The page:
Defense Motions

Defendants separately moved for individual Bills of Particulars or joined in the pending co-defendants' motions*fn4 for that relief. They seek identification of unindicted persons that allegedly acted with them in advancing the conspiracy. They also want to know the "among others" noted in several points in the Indictment, defendants ask whether the affected sites listed in the Indictment are exclusive and, if not, what are the others sites that were affected. In general, defendants seek to know the particulars of their own alleged conduct. Most defendants also seek to learn the acts of racketeering they allegedly committed for the RICO counts.

Defendants want to know the "property" that is subject to the Hobbs Act extortion. The Indictment alleges three types of property--the right to make business decisions free from outside pressure; wages and benefits paid for unwanted, unnecessary and superfluous labor; and employees' jobs and associated wages and benefits--and, as noted by Kirsch (Docket No. 73, Def. Atty. Affirm. ¶¶ 18, 23-24), defendants need specificity as to which type of property they are accused of trying to extort. Also defendants want particulars on what type of property alleged were benefits paid for "unwanted, unnecessary and superfluous labor" and what that phrase means and what work the Government contends is included under that phrase. Peterson, for example, seeks particularization as to when, where, and who performed this so-called "superfluous labor" (Docket No. 70, Peterson Demand at 1, 2), arguing later that the Indictment does not describe this labor (Docket No. 86, Peterson Reply at 2). He argues that some target companies named in the Indictment hired Local No. 17 members, raising the factual issue of which hires were "superfluous" (id. at 3).

Defendants also want to learn the interstate commerce connection to these alleged criminal activities for the Hobbs Act counts. Two defendants, Bove (Docket No. 75, Sched. 1, Bill of Particulars ¶¶ 23, 24) and Franz (Docket No. 84, Def. Atty. Aff. ¶¶ 27, 28), seek the precise property claimed to be subject to forfeiture from them and the manner in which it is alleged to have been the proceeds, or derived from the proceeds, of the charged RICO activity. Government's Omnibus Response Government responds that the Indictment was sufficiently detailed and defendants were each presented voluminous discovery and that Bills of Particulars are not warranted, that the Government is not required to outline its theories or marshal its evidence in Bills of Particulars (Docket No. 85, Gov't Response at 2-20, 2-3, 5-8, Exs. B-D (discovery letters from Government to defense counsel); see Docket No. 63, Gov't Response to Freedenberg Motion for Bill of Particulars). In response to Freedenberg's demand for a Bill, the Government contends that he "utterly failed to adequately specify the basis for his needs for these particulars" (Docket No. 63, Gov't Response to Freedenberg at 1). The Government contends that the other defendants fail to provide sufficient justification for particularization (Docket No. 85, Gov't Response at 5).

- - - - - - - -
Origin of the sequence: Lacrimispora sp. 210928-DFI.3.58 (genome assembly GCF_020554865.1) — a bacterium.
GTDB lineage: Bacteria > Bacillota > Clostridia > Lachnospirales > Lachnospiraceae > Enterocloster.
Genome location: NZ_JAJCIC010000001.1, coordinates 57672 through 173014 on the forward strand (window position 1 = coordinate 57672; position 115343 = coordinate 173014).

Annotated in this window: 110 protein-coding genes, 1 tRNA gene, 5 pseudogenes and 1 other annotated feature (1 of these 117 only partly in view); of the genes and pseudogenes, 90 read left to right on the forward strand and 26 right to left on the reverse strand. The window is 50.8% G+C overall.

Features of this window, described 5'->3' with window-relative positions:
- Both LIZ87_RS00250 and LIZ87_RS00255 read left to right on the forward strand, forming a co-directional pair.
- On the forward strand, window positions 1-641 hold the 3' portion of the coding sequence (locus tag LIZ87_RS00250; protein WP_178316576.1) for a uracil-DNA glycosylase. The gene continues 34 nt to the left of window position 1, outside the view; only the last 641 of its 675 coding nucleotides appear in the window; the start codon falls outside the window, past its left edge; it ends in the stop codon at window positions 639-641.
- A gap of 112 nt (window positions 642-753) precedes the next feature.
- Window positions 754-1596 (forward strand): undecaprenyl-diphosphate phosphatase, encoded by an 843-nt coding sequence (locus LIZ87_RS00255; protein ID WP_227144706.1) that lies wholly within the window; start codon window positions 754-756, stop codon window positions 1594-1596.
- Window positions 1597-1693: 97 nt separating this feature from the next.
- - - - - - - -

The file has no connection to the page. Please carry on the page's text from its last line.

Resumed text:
DISCUSSION

I. Bills of Particulars

Each defendant seeks an individual Bill of Particulars or joins in motions of co-defendants for such Bills. For example, Freedenberg seeks identification of the others known to the Grand Jury listed with the indicted conspirators in ¶ 1 of the Superseding Indictment (Docket No. 61, Freedenberg Demand for Bill of Particulars ¶ 1). He also asked for particulars as to how he was involved in alleged wrong doing regarding Wadsworth Golf Construction (id. ¶¶ 11-13).

Defendants have sought particularization as to which activities affected interstate commerce (e.g., Docket No. 65, Dewald Atty. Aff. ΒΆ 41, Nos. 2, 6) or want to know precisely what "unwanted, unnecessary and superfluous labor" ...